Evaluating parasite control: Get a free FERCT kit

By Grant Crawford, Ph.D., Cattle Technical Services, Merck Animal Health

Deworming is no longer a set-it-and-forget-it management step. With antiparasitic resistance on the rise, dairy producers should take steps to evaluate effectiveness of their deworming programs – and adjust internal parasite control strategies accordingly.

Successful deworming should result in a 90% or greater reduction in parasite eggs in manure.1  The Fecal Egg Count Reduction Test (FECRT) offers a standardized diagnostic tool to test manure for the presence of eggs. 

You can now request a free FECRT kit ($200 value) from Merck Animal Health. View this video for detailed instructions on how to collect manure samples for FECRT diagnostics. Here are key steps:

  • Sample manure from 20 head of cattle, all from the same age and management group. The ideal age is between six months and two years of age. For herds under 20, sample all animals.
  • Take initial samples before treating animals with a parasite control product. 
  • Using a zip-top plastic bag turned inside out, collect a golf ball-sized sample from each fresh manure pile; seal and label each bag individually. Place all 20 samples into a larger zip-top bag. 
  • Refrigerate – but don’t freeze – the samples overnight before shipping. 
  • Send samples to one of the parasitology labs found in this brochure, or to another lab of your choice. Ship with a freezer pack using overnight or two-day delivery. 
  • Use the same process to take 20 additional manure samples at 14 days after treatment. This provides ample time for deworming products to work.

If post-treatment FECRT results show a less than 90% reduction in parasite eggs, check for improper dewormer dosage or application. If no dosage or application problems exist, results showing less than 90% reduction could signal emerging antiparasitic resistance. An additional, DNA-based, Polymerase Chain Reaction (PCR) test can identify which parasites remain.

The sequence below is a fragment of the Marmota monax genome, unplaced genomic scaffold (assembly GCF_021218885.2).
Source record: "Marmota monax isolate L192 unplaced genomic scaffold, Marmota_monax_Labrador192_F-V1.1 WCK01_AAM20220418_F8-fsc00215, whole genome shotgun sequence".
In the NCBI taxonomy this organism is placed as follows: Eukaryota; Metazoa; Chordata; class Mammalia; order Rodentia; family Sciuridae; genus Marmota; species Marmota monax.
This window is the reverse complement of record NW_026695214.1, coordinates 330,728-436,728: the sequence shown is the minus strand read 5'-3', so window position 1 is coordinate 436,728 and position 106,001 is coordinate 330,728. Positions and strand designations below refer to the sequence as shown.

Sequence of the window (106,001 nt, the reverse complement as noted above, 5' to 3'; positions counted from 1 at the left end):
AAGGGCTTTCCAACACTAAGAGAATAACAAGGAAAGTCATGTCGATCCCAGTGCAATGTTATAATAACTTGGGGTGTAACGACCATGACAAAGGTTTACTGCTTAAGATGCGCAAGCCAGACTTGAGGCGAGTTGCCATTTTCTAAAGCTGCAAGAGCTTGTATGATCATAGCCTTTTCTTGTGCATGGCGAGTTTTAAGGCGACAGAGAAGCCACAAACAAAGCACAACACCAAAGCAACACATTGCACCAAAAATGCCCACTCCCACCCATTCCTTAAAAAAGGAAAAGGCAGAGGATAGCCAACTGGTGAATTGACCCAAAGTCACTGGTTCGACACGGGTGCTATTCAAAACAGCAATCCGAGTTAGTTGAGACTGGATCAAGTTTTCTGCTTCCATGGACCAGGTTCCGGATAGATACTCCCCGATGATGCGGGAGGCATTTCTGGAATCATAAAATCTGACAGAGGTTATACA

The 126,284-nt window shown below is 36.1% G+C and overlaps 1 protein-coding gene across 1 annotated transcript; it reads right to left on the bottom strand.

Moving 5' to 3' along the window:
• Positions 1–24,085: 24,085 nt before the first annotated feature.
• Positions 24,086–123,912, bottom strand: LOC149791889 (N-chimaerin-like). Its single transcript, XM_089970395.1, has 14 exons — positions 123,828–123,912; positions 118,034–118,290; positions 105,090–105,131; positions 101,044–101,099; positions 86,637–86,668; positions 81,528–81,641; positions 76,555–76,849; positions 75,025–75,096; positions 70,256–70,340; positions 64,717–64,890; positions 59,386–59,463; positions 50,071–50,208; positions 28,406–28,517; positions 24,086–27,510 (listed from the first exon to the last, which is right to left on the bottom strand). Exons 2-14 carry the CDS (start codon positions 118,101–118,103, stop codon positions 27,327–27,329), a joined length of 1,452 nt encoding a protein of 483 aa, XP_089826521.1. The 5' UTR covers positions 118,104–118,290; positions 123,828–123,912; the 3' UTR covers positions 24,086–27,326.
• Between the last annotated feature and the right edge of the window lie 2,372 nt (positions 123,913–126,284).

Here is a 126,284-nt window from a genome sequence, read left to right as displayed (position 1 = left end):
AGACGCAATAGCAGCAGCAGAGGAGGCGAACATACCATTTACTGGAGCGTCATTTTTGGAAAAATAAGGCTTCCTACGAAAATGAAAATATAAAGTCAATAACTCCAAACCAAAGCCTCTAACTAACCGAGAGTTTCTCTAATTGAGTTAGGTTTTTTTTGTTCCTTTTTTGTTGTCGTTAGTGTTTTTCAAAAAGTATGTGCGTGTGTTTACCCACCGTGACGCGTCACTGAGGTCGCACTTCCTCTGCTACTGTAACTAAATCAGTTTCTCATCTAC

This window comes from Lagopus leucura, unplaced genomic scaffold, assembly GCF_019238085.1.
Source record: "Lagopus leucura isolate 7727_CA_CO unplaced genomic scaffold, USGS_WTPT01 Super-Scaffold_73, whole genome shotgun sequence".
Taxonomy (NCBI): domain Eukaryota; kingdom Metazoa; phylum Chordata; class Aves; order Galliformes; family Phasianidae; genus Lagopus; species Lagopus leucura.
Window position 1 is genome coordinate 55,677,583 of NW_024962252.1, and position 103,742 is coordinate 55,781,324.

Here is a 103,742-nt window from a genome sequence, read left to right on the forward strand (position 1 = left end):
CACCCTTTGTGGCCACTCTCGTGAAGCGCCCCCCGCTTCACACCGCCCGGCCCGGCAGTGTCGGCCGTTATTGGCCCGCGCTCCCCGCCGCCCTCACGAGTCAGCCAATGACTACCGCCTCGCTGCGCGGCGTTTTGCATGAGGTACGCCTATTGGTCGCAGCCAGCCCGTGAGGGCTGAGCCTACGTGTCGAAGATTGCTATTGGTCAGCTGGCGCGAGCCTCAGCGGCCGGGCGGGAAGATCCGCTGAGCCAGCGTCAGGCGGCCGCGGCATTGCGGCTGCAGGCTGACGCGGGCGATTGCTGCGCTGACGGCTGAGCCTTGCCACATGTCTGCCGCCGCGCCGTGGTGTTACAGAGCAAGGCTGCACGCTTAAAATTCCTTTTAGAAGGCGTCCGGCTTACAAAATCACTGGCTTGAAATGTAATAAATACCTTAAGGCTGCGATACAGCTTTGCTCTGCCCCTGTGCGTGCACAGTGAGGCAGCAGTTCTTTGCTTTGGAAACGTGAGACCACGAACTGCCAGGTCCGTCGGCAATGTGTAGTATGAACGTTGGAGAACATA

Discuss diagnosis, treatment and control with your veterinarian. Using two different classes of dewormers concurrently, such as SAFE-GUARD® (fenbendazole) and ivermectin, helps keep resistance to a minimum.  

SAFE-GUARD is an easy-to-use option for deworming. Its feed forms – such as range cubes, blocks or mineral – require relatively little labor and no extra animal handling.

For best results, continue to rotate pastures and follow other best practices to prevent subclinical worm infections from reducing feed intake and milk production and hampering immune response. 

Learn more at SafeGuardWorks.com

CATTLE: Do not use in beef calves less than 2 months old, dairy calves and veal calves. A withdrawal period has not been established for this product in pre-ruminating calves. Additionally, the following meat withdrawal and milk discard times apply:

Safe-Guard Paste: Cattle must not be slaughtered for 8 days. For dairy cattle, the milk discard time is 96 hours.
Safe-Guard Suspension: Cattle must not be slaughtered for 8 days. For dairy cattle, the milk discard time is 48 hours.
Safe-Guard ENPROAL Type C Medicated Block: Cattle must not be slaughtered for 11 days. For use in beef cattle only.
Safe-Guard 20% Protein Type C Medicated Block: Cattle must not be slaughtered for 16 days. For use in beef cattle only.
Safe-Guard Type A and other medicated feed products (pellets, cubes, free-choice mineral, or free-choice liquid): Cattle must not be slaughtered for 13 days. For dairy cattle, the milk discard time is 60 hours.


  1. Dobson R, Jackson R, Levecke B, Besier B, et al. Guidelines for fecal egg count reduction tests (FECRT). World Association for the Advancement of Veterinary Parasitology (WAAVP) (2001) Proceedings: 23rd International Conference of the World.

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